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Cablegate: Iranians Seek Global Support Not Nuclear Pressure

VZCZCXYZ0000
PP RUEHWEB

DE RUEHAK #0189/01 0351207
ZNR UUUUU ZZH
P 041207Z FEB 10
FM AMEMBASSY ANKARA
TO RUEHC/SECSTATE WASHDC PRIORITY 2006
INFO RUEHIT/AMCONSUL ISTANBUL 6911
RUCNIRA/IRAN COLLECTIVE

UNCLAS ANKARA 000189

SENSITIVE
SIPDIS

E.O. 12958:N/A
TAGS: CVIS PREL PINS PGOV PHUM SOCI SCUL TU IR
SUBJECT: Iranians Seek Global Support Not Nuclear Pressure

1. (SBU) SUMMARY: In the wake of President Obama's State of the
Union Address on January 27, 2010, CONOFFs surveyed Iranian
non-immigrant visa (NIV) and immigrant visa (IV) applicants to
assess their reaction to US pressure regarding Iran's nuclear
program. Although applicants voiced strong support for the
opposition movement and distrust of the regime, they also expressed
strong support for Iran's nuclear rights. Applicants stated that
the US and international community should focus their efforts at
supporting the Iranian people in their efforts to change the
government rather than focusing on halting Iranians nuclear program.
Many applicants stressed that coercive action to counter Iran's
nuclear program would only harm the opposition which is growing
stronger daily, while bolstering support for the regime. END
SUMMARY.

2. (SBU) Applicants told CONOFFs they heard about President Obama's
State of the Union remarks concerning Iran through Voice of America
and other international news sources. One applicant noted that 90%
of Iranians have access to international satellite broadcasts which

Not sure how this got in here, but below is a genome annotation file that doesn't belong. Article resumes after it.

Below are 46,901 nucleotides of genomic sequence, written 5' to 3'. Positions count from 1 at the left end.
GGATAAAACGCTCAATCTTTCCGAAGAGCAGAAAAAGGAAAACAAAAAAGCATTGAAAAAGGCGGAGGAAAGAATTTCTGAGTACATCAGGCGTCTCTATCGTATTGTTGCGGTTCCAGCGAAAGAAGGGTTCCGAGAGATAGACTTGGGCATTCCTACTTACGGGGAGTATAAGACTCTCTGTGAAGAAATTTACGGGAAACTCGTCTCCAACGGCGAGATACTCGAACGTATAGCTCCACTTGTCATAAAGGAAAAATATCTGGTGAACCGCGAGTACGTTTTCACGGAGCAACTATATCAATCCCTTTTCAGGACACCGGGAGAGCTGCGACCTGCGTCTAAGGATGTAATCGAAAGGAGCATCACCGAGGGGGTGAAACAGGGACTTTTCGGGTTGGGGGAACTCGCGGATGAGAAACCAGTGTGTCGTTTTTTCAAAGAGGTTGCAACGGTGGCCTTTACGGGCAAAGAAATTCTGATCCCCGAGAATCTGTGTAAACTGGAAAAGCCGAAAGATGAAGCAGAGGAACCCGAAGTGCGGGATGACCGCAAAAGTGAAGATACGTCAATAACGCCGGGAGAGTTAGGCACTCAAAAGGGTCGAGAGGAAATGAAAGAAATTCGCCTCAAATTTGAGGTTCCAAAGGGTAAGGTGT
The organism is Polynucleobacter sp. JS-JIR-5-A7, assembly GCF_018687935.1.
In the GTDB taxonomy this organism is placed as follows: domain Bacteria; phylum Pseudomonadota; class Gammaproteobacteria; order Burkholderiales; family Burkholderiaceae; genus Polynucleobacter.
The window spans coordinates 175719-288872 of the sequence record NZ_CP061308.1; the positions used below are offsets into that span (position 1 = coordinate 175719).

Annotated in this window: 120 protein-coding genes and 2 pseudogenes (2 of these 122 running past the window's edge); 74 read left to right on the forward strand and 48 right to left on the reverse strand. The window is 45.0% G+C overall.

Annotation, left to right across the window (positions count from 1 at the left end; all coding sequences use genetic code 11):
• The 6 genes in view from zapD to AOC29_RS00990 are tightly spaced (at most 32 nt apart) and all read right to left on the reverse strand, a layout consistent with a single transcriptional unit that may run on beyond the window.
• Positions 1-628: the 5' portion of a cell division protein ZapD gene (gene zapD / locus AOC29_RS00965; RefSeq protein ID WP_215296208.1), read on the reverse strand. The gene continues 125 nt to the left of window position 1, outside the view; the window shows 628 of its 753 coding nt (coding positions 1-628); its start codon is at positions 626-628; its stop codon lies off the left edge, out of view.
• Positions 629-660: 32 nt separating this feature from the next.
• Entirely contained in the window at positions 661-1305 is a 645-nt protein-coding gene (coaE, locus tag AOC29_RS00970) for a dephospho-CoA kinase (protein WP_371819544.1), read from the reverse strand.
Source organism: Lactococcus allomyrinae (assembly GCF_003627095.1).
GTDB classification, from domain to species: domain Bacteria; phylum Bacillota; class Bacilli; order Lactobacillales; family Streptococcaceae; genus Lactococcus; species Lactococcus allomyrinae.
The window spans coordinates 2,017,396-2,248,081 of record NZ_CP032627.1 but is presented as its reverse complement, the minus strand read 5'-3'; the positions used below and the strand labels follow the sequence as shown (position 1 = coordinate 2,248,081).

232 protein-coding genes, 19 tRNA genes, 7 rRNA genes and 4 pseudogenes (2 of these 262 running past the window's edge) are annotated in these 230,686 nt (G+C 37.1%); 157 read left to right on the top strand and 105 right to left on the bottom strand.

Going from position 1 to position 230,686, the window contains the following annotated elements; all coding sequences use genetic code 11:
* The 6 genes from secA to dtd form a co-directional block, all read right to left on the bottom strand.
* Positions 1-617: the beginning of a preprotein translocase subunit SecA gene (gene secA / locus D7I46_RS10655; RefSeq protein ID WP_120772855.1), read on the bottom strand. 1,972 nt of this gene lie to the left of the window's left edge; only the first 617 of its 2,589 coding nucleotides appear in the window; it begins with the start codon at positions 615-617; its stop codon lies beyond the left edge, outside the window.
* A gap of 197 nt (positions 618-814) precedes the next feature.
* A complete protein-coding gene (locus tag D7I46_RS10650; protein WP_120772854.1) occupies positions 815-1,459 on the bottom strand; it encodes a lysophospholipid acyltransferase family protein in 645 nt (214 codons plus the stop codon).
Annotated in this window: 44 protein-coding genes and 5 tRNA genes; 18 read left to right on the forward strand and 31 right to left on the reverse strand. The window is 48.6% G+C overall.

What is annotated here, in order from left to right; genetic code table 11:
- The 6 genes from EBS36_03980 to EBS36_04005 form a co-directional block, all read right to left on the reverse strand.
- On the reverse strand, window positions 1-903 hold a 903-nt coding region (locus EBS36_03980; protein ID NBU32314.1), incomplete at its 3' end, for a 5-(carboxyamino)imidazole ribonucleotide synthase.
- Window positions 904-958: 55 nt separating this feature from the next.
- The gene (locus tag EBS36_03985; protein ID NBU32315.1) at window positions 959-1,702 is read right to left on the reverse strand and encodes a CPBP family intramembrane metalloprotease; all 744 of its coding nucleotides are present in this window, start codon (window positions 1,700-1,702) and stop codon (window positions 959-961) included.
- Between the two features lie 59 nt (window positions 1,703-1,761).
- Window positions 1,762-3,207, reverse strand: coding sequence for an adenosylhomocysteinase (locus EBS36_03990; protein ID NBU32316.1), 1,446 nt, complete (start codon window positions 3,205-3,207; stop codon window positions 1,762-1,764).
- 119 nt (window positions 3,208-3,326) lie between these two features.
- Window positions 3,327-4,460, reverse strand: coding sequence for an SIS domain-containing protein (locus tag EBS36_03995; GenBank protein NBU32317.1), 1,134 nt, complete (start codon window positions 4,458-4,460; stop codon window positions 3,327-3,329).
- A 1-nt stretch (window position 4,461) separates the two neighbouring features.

include CNN and Fox news. In light of President Obama's message to
Iran about the consequences Iran would face if it fails to meet
international demands over its nuclear program, most applicants
expressed that, although they distrust their government and support
the opposition, their country has a right to pursue nuclear
technology. A textile factory owner from Karaj told CONOFF that
despite broad opposition to the government, Iranians do not like
others telling them what their country is permitted to do. A Baha'i
medical supply store owner, although greatly opposed to the regime,
indicated that it was important for Iran to continue its nuclear
program as it had vast benefits for Iranians, using the medical
field as an example. A Tehrani international lawyer emphasized that
the majority of Iranians support the nuclear program but not its
military use. He added that as an international lawyer he agrees
that Iran must comply with international law in its nuclear
pursuits. Only an IV couple, retired Ministry of Welfare and Social
Security (MWSS) employees, voiced some skepticism as they did not
see any use for a nuclear energy program considering Iran's vast oil
and gas reserves.

3. (SBU) With one exception, applicants said that although they
hold high hopes for future change, the political-security situation
in Tehran was "very bad." Most of our applicants voiced strong
support for the opposition and indicated that it held broad support
among the majority of Iranians. They blamed the government's
intensified crackdown by means of arrests, torture, and execution as
contributing to the deteriorating situation. Some applicants chose
not to answer CONOFFs questions as they were afraid to speak. The
Baha'i applicant, after asking if it was safe to talk, noted the
government has increased its surveillance and harassment of
religious minorities in Iran, now including Iran's Sunni community.
The Iranian MWSS retirees explained the depth of unhappiness
throughout Iranian society is demonstrated by the tens of millions
of Iranians who have chosen to emigrate from Iran since the
revolution. All their siblings now live in the US or France. They
added that if change comes to Iran for the better, Iranians would
likely return to Iran due to their sense of nationalism. An Islamic
Republic of Iran Broadcasting (IRIB) employee said the housing and